0% Complete
0/145 Steps

Welcome to your VERB + TO + VERB lesson! In this topic we talk about:
• What verbs can I use with this form?
Other verbs that use this form
Using “Dare”
Using question words
Take the quizzes when you’re ready! If you’re having problems, use the comment box to contact our English Teachers.

What verbs can I use with this form?

Here are a few verbs that you can use with the form “Verb + to + verb”:

afford agree arrange decide deserve
fail forget hope learn manage
offer plan promise refuse threaten

“We hope to go away this weekend.”

“Jim learned to drive when he was seventeen.”

“I promise to do the washing up when I get home.”

“They decided to cook spaghetti tonight.”

The negative form is “Verb + not to + Verb”:

“They decided not to go to the beach.”

“Luckily, I managed not to get lost.”

Careful, because after some verbs “to” is not possible:

We enjoy surfing.
(not “We enjoy to surf.”)

Brian is thinking of moving to the coast.”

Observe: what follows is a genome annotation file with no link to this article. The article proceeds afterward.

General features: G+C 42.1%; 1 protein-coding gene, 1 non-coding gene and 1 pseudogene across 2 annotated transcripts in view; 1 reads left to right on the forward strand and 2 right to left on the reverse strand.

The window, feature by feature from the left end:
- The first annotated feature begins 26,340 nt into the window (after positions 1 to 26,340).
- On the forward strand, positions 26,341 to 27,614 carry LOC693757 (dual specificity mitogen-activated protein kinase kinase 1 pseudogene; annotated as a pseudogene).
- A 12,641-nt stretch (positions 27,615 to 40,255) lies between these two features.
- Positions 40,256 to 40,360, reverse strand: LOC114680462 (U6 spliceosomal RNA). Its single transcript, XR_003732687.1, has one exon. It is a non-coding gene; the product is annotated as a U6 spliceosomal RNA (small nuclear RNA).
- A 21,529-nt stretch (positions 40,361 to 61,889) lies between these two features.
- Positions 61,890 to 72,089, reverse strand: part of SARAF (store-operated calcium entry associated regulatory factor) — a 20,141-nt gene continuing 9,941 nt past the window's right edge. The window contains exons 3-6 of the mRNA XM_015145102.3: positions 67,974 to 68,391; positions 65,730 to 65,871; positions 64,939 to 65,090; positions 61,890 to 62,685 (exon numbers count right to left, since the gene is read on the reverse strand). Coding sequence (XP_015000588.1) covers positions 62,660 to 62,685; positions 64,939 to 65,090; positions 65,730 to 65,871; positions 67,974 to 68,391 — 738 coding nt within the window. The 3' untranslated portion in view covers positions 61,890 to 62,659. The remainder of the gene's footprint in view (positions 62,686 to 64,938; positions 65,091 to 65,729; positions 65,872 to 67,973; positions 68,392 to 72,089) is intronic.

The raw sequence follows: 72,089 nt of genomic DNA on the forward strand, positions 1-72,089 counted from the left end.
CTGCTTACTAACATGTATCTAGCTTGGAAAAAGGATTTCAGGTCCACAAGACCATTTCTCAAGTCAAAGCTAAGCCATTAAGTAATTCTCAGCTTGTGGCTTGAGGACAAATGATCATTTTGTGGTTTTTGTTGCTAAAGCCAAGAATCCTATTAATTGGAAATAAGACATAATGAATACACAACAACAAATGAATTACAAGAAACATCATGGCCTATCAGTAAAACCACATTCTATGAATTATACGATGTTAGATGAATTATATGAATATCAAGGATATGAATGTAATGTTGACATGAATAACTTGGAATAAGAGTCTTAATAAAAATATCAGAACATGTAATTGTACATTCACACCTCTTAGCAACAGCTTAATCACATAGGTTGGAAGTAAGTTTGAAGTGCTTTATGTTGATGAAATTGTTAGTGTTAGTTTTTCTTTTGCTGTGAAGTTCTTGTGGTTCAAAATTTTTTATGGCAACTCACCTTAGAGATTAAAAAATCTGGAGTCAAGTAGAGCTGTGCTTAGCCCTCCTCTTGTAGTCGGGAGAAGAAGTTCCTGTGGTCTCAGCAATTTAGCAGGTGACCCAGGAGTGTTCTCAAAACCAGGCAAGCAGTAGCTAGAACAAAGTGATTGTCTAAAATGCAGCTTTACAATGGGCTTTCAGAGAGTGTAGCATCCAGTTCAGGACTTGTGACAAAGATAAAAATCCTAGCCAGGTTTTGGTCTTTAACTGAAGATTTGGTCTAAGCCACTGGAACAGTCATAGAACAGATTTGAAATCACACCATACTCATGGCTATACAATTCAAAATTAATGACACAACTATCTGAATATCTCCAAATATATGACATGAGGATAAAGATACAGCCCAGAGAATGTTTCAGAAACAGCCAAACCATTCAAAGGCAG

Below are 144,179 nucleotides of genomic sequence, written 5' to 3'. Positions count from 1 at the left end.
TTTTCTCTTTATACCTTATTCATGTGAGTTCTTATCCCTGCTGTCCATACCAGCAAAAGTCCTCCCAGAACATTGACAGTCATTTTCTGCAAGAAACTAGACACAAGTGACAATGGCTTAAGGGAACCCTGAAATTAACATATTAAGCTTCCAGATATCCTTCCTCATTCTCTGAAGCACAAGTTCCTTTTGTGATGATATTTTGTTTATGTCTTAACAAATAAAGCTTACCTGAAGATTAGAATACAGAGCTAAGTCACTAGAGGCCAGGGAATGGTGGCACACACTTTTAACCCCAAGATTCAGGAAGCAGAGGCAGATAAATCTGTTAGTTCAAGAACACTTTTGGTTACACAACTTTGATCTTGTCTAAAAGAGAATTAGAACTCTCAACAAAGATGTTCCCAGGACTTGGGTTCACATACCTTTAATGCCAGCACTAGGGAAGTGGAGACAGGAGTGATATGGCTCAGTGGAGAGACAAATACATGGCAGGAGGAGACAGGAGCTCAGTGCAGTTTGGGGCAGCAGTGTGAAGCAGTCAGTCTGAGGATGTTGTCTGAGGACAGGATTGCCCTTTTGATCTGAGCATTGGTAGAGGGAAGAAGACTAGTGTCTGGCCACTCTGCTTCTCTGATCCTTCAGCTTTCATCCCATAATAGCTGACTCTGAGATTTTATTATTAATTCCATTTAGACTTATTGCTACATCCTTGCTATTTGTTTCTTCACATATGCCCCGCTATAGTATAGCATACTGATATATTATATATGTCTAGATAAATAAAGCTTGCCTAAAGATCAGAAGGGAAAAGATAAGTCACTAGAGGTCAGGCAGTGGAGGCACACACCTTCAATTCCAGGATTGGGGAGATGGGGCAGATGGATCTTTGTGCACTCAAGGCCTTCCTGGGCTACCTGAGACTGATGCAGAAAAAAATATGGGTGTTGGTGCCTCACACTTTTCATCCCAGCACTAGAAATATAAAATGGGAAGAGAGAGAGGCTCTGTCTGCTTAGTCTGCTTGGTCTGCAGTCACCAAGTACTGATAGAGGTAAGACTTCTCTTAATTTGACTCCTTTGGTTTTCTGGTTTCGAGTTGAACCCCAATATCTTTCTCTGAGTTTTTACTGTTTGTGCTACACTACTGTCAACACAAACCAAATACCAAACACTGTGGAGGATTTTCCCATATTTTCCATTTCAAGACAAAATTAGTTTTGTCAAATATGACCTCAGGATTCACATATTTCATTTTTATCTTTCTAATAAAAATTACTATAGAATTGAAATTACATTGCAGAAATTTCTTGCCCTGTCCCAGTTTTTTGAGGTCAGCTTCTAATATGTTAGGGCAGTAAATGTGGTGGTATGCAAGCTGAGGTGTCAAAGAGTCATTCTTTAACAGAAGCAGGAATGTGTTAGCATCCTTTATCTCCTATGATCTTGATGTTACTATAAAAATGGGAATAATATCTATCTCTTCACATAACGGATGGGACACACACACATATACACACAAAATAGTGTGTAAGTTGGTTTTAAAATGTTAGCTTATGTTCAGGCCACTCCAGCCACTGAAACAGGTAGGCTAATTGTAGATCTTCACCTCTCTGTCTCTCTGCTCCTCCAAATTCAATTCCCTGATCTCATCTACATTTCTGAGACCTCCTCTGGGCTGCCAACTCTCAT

(not “…is thinking to move to the coast.”)

Marie suggested going to the beach.”
(not “suggested to go to the beach.”)

Other verbs that use this form

Other verbs that use “Verb + to + verb” include:

appear claim pretend seem tend

“They seem to be very happy.”

“My brother tends to speak too loudly.”

“My friend pretends to like his parents-in-law.”

Here are some examples of continuous infinitive and perfect infinitive forms:

“He pretended to be watching the TV.”
(He pretended that he was watching the TV.)

“You seem to have lost weight.”
(It seems that you have lost weight.)

Using “Dare”

After “dare” you can use the infinitive with, or without “to”:

“I wouldn’t dare run the marathon.” or “I wouldn’t dare to run the marathon.”

With the negative “dare not” or “daren’t” you must use the infinitive without “to”:

“I daren’t run the marathon.”
(not “I daren’t to run the marathon.”)

Using question words

After some verbs, you can use a question word. We do this especially with the following verbs:

ask decide remember explain learn
We asked how to get to the museum.
I don’t know where to pay for the tickets.
Have you decided what to do with the mangoes?

You also use the form: “advise/ask/show/teach/tell” somebody “how/what/where” to do something’:

“Can you show me how to turn the radio on?”

“She advised him where to go this weekend.”